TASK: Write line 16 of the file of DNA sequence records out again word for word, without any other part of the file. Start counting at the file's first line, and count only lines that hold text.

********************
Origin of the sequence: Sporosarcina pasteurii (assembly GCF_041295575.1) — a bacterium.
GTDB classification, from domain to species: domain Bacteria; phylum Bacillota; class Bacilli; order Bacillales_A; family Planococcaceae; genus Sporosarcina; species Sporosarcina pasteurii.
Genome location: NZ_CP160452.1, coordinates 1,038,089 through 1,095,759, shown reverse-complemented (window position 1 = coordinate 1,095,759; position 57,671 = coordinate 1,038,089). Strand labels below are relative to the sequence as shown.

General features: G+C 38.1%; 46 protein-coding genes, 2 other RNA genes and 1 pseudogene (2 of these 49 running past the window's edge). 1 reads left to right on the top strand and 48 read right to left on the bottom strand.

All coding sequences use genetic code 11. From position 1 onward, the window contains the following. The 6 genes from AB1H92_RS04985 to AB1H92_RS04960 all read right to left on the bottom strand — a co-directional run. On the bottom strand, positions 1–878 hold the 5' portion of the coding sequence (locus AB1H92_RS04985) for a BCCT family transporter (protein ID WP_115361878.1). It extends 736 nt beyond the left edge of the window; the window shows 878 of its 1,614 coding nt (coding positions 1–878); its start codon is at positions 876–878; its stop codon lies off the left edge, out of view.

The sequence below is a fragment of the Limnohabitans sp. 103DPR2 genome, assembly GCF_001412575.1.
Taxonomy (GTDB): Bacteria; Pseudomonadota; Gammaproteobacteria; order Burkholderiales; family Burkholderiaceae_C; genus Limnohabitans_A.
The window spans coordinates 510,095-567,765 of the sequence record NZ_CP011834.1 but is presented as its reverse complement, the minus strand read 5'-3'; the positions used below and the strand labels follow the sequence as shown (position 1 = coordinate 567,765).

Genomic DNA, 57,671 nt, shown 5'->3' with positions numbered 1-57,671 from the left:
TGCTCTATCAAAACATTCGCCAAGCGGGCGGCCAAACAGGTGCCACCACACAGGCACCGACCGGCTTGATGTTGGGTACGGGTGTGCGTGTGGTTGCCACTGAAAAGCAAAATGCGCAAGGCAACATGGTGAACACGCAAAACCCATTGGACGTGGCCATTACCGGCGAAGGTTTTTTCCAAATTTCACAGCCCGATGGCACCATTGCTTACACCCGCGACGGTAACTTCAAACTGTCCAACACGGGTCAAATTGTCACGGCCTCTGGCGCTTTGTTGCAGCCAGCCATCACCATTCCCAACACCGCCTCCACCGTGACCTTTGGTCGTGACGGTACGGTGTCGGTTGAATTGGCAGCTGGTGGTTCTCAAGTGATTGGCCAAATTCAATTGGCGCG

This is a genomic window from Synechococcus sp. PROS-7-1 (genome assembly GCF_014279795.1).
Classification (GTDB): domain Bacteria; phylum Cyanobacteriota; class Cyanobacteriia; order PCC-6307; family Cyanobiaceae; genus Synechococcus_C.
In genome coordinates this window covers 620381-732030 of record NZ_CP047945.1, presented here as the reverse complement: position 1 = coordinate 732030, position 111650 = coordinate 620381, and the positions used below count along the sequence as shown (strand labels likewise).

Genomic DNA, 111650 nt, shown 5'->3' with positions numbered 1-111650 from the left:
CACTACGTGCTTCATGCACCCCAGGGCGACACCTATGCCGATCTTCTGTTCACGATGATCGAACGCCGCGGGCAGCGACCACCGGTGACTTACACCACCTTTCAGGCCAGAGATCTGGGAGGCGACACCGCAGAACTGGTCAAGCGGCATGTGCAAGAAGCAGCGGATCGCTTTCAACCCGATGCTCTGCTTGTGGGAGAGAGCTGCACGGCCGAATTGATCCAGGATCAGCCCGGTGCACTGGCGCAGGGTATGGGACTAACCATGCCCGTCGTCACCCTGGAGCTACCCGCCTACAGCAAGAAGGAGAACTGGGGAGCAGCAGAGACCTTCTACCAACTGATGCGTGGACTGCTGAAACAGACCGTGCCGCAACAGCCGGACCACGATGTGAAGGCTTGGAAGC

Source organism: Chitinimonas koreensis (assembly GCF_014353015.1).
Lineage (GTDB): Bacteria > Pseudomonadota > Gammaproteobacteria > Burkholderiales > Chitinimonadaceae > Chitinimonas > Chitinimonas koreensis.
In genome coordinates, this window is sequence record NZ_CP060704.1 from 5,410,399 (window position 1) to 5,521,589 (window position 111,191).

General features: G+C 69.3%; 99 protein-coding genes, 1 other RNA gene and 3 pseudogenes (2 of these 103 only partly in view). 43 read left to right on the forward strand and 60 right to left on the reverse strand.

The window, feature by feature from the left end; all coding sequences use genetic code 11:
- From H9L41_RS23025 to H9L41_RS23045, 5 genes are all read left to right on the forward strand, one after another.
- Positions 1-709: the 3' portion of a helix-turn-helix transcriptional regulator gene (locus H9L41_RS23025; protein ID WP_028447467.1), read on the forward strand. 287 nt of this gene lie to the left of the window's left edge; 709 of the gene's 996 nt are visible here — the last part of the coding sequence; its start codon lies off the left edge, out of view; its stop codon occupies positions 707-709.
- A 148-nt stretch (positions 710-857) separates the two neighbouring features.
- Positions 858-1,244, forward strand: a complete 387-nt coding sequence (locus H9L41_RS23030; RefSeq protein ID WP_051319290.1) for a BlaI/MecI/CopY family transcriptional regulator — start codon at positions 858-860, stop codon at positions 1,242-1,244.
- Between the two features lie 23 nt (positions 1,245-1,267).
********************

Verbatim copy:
Source organism: Chitinimonas koreensis (assembly GCF_014353015.1).